Social distancing

Social distancing is a public health measure implemented to minimise social interaction between people (GOV.UK, 2020a).


A lockdown is the government enforced closure of schools, workplaces and non-essential services, in order to maintain effective social distancing in a population (GOV.UK, 2020b).


There are no conflicts of interest.
This has been published under Creative Commons "CC BY-SA 4.0" (

Ethics Statement

This paper describes how we organised an online graduation ceremony. The students were not asked to complete a questionnaire and were not the subject of any potentially harmful intervention.

External Funding

This article has not had any External Funding


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Ken Masters - (21/10/2020) Panel Member Icon
A really great paper detailing the online graduation ceremony of doctors during the COVID-19 pandemic. This part of obtaining one’s qualification is an important component of social recognition, and it is, indeed, a pity that the pandemic has denied the students the opportunity to attend in person. The university has done well to react positively to this, and appears to have really pulled it off successfully.

I am sure that, by their writing this paper, the authors have inspired others to perform similar ceremonies, and the document also stands as a record for the future. Far from having had a disadvantage, these students will be able to look back with joy at (and bore their grandchildren with the story of :-) their graduation.

In addition, my hope is that, even when graduation ceremonies return to being face-to-face events, a paper like this can serve as a reminder that a hyflex approach is possible. So, for those who cannot attend in person, they can attend online, using what will then be fairly commonplace technology. Well done all round.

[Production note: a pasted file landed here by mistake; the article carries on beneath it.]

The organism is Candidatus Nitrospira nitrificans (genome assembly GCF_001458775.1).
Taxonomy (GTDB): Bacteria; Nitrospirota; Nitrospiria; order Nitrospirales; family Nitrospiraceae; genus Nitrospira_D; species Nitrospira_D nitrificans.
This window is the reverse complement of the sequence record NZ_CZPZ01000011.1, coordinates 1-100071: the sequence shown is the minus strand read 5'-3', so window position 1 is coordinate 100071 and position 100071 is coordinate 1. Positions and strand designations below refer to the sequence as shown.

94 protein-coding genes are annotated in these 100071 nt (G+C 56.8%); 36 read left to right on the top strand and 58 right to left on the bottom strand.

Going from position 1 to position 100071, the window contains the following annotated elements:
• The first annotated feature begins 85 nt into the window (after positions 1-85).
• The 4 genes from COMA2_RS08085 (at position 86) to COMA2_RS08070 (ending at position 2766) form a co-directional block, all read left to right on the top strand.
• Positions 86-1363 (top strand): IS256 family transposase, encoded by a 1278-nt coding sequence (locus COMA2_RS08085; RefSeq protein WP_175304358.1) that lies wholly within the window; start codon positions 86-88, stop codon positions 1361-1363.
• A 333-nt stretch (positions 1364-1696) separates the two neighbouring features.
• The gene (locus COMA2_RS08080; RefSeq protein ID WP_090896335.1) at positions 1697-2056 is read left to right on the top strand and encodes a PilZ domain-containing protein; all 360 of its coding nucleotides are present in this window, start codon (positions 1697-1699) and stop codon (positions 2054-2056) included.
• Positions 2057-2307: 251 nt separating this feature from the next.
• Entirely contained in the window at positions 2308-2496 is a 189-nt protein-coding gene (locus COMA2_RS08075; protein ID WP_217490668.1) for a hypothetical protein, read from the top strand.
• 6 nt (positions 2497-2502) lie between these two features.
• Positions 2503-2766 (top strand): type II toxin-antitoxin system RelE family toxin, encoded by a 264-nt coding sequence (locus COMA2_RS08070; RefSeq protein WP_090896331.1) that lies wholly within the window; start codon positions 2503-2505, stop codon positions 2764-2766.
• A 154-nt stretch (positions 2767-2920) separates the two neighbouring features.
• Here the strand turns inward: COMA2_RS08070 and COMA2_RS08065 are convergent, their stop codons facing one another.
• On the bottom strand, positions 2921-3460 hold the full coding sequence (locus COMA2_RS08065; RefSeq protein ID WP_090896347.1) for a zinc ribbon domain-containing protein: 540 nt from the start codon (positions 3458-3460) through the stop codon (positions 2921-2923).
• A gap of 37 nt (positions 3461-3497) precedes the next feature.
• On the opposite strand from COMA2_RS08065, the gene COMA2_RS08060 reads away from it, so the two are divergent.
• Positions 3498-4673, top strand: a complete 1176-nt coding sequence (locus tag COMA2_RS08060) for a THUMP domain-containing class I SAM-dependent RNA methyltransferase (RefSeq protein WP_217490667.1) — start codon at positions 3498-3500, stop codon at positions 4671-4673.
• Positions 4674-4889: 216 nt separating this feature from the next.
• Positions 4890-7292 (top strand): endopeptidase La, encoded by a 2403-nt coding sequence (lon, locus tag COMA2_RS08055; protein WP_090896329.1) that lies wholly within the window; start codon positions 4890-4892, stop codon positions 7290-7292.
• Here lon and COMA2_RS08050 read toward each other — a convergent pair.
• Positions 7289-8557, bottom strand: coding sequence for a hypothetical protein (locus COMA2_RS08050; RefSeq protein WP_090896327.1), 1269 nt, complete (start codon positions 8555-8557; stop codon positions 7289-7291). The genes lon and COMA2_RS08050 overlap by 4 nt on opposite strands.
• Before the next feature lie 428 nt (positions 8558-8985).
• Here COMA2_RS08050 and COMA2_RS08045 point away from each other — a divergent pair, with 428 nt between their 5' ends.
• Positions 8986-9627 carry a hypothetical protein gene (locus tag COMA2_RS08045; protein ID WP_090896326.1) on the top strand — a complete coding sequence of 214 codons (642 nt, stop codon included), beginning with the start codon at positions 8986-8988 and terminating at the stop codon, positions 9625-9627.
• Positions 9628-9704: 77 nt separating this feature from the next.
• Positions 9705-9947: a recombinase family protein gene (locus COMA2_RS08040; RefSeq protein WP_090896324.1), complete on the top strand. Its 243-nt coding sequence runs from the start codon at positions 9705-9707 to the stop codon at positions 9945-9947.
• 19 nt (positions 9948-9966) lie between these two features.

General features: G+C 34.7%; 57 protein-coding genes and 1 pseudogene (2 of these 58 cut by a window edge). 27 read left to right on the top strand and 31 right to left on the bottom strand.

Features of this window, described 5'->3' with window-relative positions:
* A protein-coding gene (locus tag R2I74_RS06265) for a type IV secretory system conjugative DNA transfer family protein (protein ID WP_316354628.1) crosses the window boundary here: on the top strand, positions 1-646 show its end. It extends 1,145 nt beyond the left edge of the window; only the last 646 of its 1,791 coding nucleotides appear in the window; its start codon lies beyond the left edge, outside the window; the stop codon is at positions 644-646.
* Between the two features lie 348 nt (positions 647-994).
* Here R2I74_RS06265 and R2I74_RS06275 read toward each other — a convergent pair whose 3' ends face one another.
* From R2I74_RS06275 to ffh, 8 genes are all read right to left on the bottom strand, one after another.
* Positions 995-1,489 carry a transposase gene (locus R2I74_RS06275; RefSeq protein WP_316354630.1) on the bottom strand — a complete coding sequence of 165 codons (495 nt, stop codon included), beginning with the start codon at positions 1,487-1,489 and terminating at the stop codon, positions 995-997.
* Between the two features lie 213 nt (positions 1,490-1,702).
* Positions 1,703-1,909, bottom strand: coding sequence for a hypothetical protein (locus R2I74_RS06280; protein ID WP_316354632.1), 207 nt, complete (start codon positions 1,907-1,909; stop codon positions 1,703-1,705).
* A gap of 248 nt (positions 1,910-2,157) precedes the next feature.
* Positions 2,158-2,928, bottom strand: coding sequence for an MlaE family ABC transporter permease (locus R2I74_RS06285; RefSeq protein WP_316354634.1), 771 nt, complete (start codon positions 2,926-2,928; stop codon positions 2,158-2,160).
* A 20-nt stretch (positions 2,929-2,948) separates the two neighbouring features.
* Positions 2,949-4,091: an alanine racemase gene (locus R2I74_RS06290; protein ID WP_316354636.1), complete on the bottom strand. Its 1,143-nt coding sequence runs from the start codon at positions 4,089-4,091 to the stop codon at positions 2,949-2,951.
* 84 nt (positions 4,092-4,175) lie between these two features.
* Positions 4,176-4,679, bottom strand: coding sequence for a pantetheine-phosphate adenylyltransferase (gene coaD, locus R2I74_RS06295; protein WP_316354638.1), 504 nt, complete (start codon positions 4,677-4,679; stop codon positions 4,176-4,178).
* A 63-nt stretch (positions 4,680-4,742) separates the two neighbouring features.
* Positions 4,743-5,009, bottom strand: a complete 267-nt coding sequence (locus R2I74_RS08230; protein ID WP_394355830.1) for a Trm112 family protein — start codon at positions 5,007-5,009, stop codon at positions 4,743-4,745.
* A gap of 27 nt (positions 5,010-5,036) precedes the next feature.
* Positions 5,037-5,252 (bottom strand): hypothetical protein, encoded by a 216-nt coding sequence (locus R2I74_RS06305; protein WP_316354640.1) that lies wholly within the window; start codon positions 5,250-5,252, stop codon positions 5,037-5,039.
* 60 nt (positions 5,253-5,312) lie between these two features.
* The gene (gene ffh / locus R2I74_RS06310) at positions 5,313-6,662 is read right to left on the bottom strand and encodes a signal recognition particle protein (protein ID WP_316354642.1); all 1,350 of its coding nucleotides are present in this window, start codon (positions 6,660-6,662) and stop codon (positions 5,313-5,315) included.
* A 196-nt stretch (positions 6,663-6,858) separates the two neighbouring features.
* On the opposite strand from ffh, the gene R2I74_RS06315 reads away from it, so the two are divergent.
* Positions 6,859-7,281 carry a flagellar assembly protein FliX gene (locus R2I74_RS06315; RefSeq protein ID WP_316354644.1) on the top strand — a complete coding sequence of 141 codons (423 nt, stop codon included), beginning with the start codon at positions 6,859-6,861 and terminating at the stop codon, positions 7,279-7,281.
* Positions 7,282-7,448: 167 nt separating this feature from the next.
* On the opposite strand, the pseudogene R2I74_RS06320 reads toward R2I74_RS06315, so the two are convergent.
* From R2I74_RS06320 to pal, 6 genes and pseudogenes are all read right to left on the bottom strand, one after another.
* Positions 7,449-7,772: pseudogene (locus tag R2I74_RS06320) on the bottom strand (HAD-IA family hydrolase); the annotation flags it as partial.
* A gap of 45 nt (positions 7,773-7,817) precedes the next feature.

Possible Conflict of Interest:

For transparency, I am an Associate Editor of MedEdPublish.

Gregory Neal-Smith - (27/07/2020)
This is an excellent write up of a novel solution for dealing with the coronavirus pandemic. I can imagine the students found this experience hugely rewarding, given their hard work over the last 6 years. It also addresses relevant issues about BAME representation that is important to discuss in the current climate. It is nicely balanced with areas of focus for future development, which is reasonable considering a new event like this is likely to have a few teething problems.

I'd be interested to see some quantitative feedback from the students about the experience, and also whether this idea is being developed by Bristol University for other events? If the feedback is good then I wonder if this is something the the BMA/GMC could develop for other medical schools?

Great article to read and congratulations on the success of the event!
P Ravi Shankar - (19/06/2020) Panel Member Icon
This is a very readable and lucidly written account of graduation during a time of lock down and university closures. The authors have described the entire process very well. They also highlight that most of the media focus was on the Caucasian students. They mention both the advantages and the drawbacks of the online ceremony.
An online graduation is an event which can serve the purpose of recognizing student achievement and bringing people together during the pandemic. However, after attending many online meetings, webinars and courses I must admit that online does not substitute ‘adequately’ for a physical ceremony and interaction. Students must have missed many of the ceremonies and the ambiance of the hall where the ceremonies would have been held. I am sure most would have missed the graduation dinner. I am not sure whether immersive reality may provide a ‘better’ and more vivid experience but with increasing computing power and internet bandwidth, it could be tried for important ceremonies. The technology is already being used widely for gaming. The glossary of terms was useful. The student photos were interesting. A photo of a ‘black’ student would have added to the diversity. During the pandemic other institutions could learn from the ‘Bristol’ experience.